While the judges abide by the secrecy rule, some sponsors breach it with apparent impunity. We know, for example, that France's Jacques Chirac was nominated this year by three Costa Ricans, and that the death penalty abolitionist George Ryan was nominated by Law professor Francis Boyle. A complete news blackout might have seemed proper a century ago but without these breaches of protocol there would be no build-up: the planet's most prestigious awards would be a one-day wonder.
So the rules and culture of the Nobel Foundation ensure that we can only guess at how Bono or the Pope will measure up. Less mystery surrounds the qualities that got the pair nominated in the first place. There's little to be gained by running a ruler over their respective good works or saintliness. For one thing, doing good is the Pope's full-time occupation, while Bono holds down a busy day job with U2. Suffice to say that both are deeply committed to fighting the good fight, as they see it.
Bono and the Pope were nominated for the Peace Prize not just because they're trying to make the world a better place but because they're global A-list celebrities trying to make the world a better place. This isn't a put-down to them, or their sponsors, it's simply a reflection of the fundamental change in the role and nature of celebrity over recent decades.
In an age of comparative plenty, when a majority have a car, a fridge and a mobile phone, the task of the car, fridge and phone industries is to keep creating fresh demand or go to the wall. Celebrities have become the centre of our world, the economic engine selling the intangibles of life such as glamour, sexiness or credibility in the form of perfumes, cars or replica football shirts.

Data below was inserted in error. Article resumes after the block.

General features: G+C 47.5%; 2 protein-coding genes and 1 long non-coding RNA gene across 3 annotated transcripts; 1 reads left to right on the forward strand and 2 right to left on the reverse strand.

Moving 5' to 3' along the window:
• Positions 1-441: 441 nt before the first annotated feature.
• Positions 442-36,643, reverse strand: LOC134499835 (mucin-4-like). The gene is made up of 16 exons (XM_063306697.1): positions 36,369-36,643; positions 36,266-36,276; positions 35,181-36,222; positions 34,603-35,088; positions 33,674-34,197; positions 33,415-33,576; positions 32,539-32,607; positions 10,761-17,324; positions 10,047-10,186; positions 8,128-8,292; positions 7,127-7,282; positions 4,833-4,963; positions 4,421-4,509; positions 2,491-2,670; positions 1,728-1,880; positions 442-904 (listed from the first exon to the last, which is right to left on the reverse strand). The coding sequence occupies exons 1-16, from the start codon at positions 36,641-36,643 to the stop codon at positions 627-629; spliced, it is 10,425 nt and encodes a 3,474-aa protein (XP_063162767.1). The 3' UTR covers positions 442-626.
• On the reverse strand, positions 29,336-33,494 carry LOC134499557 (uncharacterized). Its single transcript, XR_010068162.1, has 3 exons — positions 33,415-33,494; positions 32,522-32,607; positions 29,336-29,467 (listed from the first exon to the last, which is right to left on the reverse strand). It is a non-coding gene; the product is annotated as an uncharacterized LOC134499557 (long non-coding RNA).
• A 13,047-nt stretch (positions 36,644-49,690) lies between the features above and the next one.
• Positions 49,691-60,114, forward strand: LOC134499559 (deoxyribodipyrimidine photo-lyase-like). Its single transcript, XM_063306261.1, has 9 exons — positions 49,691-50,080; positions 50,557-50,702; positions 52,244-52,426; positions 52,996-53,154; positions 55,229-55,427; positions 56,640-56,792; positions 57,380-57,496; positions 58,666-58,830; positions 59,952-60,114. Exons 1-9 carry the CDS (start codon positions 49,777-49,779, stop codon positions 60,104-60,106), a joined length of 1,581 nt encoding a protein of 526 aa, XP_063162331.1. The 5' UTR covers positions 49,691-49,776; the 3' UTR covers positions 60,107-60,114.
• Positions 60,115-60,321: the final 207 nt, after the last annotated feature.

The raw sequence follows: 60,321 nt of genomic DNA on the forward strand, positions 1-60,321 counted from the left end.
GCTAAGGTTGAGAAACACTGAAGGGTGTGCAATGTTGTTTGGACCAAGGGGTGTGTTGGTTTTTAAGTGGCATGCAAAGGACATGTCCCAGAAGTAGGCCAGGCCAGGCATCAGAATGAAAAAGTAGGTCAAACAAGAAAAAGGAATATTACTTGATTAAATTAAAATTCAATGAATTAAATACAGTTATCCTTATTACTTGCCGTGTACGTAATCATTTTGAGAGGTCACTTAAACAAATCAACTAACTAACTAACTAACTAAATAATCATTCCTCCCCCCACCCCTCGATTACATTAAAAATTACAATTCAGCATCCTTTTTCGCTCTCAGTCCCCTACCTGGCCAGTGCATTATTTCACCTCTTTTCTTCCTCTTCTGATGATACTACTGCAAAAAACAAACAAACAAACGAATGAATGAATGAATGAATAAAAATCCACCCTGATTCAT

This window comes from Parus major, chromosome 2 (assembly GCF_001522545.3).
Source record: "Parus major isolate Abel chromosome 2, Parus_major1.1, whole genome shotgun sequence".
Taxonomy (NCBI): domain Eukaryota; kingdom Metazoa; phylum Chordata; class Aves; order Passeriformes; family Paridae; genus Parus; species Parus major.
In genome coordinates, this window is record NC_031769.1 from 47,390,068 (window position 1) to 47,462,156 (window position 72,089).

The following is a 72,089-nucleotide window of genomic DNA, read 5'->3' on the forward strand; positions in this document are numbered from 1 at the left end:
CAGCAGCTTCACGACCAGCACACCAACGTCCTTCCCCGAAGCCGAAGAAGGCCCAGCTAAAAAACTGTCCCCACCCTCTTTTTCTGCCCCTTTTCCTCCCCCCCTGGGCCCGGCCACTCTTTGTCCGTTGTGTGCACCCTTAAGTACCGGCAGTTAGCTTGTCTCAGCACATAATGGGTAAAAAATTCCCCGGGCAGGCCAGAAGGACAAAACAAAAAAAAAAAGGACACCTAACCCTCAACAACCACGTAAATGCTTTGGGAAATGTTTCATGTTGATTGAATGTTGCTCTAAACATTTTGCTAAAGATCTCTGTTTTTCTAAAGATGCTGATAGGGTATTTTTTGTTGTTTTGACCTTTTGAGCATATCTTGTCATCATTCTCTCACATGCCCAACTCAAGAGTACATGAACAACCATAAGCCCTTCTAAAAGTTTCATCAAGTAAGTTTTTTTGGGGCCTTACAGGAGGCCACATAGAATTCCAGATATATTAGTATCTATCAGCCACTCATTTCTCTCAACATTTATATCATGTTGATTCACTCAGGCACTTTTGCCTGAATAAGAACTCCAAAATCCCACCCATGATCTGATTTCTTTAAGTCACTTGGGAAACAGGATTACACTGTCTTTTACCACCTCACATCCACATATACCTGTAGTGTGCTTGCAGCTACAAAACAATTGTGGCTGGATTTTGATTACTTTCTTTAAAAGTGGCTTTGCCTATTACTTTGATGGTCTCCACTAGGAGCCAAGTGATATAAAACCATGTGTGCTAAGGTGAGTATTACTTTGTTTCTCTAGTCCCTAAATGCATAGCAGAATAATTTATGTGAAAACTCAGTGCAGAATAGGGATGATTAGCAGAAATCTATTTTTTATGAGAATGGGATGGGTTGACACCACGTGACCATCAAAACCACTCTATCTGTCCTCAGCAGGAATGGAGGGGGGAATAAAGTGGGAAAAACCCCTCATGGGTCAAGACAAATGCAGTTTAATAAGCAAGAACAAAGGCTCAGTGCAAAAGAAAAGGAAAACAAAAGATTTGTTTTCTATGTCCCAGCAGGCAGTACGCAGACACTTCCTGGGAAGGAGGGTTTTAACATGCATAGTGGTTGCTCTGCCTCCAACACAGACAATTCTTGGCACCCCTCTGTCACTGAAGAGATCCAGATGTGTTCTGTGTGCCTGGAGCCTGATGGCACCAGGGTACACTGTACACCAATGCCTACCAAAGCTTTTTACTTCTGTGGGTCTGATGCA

In this confusing, ever-changing world, the Pope and Bono dispense the most coveted and elusive intangibles of all: certainty and purpose and belief. They do this by sharing some remarkably similar traits. The Pope is a churchman who embraced showbiz while Bono is a showman who embraced faith. Both have done so with a messianic clasp.
These are traits which they clearly recognise in each other. When they traded lines in Castel Gandolfo, Bono told John Paul: "You're a great showman as well as a great holy man." However, the Pope's showmanship was born out of dire necessity.
When he was elevated in 1978, it was plain to John Paul that he'd been put in charge of Catholic Church facing a dangerous crisis of faith. Vatican II had opened the door on a new era of "open" Catholicism where the faithful could pick and choose the articles they felt comfortable with, ignore the rest, and still remain within the fold.
Catholics were abandoning the notion of doctrinal certainty for the alternative doctrine of do-your-own-thing and John Paul could see the road to ruin ahead. If Catholics felt they could make their own rules, the Vatican might as well start shutting-up shop. In an inspired move, the Pope turned to showbiz to meet the challenge.
For readers under the age of 35, it might be hard to appreciate the utter transformation which John Paul II worked on the Papacy. For centuries, Popes were heard but rarely seen. They lived like timid curators of Rome's most splendid museum. In order to reassert the authority of Rome, John Paul II took his Roman Circus to the people, trailblazing the globe and drawing monster carnival crowds.